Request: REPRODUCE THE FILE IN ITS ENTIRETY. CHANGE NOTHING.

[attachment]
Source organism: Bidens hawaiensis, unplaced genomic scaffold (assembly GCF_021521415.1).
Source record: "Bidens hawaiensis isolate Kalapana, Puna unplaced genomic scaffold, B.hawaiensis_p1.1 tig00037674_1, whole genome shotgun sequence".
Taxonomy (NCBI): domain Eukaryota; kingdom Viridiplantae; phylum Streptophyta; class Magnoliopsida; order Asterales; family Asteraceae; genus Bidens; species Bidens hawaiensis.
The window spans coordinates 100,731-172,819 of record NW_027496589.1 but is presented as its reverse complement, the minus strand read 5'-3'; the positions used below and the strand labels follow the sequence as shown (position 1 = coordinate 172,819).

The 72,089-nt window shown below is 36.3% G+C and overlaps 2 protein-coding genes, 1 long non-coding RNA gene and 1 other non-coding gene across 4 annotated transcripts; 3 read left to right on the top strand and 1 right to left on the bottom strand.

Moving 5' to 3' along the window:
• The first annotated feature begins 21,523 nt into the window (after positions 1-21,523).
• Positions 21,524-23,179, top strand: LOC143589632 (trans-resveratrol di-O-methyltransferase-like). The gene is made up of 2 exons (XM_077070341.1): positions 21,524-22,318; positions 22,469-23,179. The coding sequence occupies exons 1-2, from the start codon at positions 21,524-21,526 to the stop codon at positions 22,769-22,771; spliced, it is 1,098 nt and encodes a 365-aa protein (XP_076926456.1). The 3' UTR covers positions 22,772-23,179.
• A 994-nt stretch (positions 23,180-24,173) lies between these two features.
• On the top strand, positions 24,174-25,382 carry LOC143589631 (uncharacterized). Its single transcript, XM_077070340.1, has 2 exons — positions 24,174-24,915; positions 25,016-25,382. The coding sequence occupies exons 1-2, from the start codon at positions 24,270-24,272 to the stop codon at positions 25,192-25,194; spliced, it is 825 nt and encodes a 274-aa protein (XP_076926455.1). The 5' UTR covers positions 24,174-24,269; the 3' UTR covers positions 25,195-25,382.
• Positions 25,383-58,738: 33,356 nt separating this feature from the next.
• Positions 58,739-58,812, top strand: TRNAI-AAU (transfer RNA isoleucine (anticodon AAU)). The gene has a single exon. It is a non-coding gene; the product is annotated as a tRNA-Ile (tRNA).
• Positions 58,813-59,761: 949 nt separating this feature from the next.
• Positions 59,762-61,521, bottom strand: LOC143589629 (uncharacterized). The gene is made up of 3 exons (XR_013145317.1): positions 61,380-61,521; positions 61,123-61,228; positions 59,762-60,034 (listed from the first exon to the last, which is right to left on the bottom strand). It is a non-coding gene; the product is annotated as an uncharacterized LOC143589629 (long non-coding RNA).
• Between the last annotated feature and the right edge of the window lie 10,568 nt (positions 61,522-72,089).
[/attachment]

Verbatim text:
Source organism: Bidens hawaiensis, unplaced genomic scaffold (assembly GCF_021521415.1).
Source record: "Bidens hawaiensis isolate Kalapana, Puna unplaced genomic scaffold, B.hawaiensis_p1.1 tig00037674_1, whole genome shotgun sequence".
Taxonomy (NCBI): domain Eukaryota; kingdom Viridiplantae; phylum Streptophyta; class Magnoliopsida; order Asterales; family Asteraceae; genus Bidens; species Bidens hawaiensis.
The window spans coordinates 100,731-172,819 of record NW_027496589.1 but is presented as its reverse complement, the minus strand read 5'-3'; the positions used below and the strand labels follow the sequence as shown (position 1 = coordinate 172,819).

The 72,089-nt window shown below is 36.3% G+C and overlaps 2 protein-coding genes, 1 long non-coding RNA gene and 1 other non-coding gene across 4 annotated transcripts; 3 read left to right on the top strand and 1 right to left on the bottom strand.

Moving 5' to 3' along the window:
• The first annotated feature begins 21,523 nt into the window (after positions 1-21,523).
• Positions 21,524-23,179, top strand: LOC143589632 (trans-resveratrol di-O-methyltransferase-like). The gene is made up of 2 exons (XM_077070341.1): positions 21,524-22,318; positions 22,469-23,179. The coding sequence occupies exons 1-2, from the start codon at positions 21,524-21,526 to the stop codon at positions 22,769-22,771; spliced, it is 1,098 nt and encodes a 365-aa protein (XP_076926456.1). The 3' UTR covers positions 22,772-23,179.
• A 994-nt stretch (positions 23,180-24,173) lies between these two features.
• On the top strand, positions 24,174-25,382 carry LOC143589631 (uncharacterized). Its single transcript, XM_077070340.1, has 2 exons — positions 24,174-24,915; positions 25,016-25,382. The coding sequence occupies exons 1-2, from the start codon at positions 24,270-24,272 to the stop codon at positions 25,192-25,194; spliced, it is 825 nt and encodes a 274-aa protein (XP_076926455.1). The 5' UTR covers positions 24,174-24,269; the 3' UTR covers positions 25,195-25,382.
• Positions 25,383-58,738: 33,356 nt separating this feature from the next.
• Positions 58,739-58,812, top strand: TRNAI-AAU (transfer RNA isoleucine (anticodon AAU)). The gene has a single exon. It is a non-coding gene; the product is annotated as a tRNA-Ile (tRNA).
• Positions 58,813-59,761: 949 nt separating this feature from the next.
• Positions 59,762-61,521, bottom strand: LOC143589629 (uncharacterized). The gene is made up of 3 exons (XR_013145317.1): positions 61,380-61,521; positions 61,123-61,228; positions 59,762-60,034 (listed from the first exon to the last, which is right to left on the bottom strand). It is a non-coding gene; the product is annotated as an uncharacterized LOC143589629 (long non-coding RNA).
• Between the last annotated feature and the right edge of the window lie 10,568 nt (positions 61,522-72,089).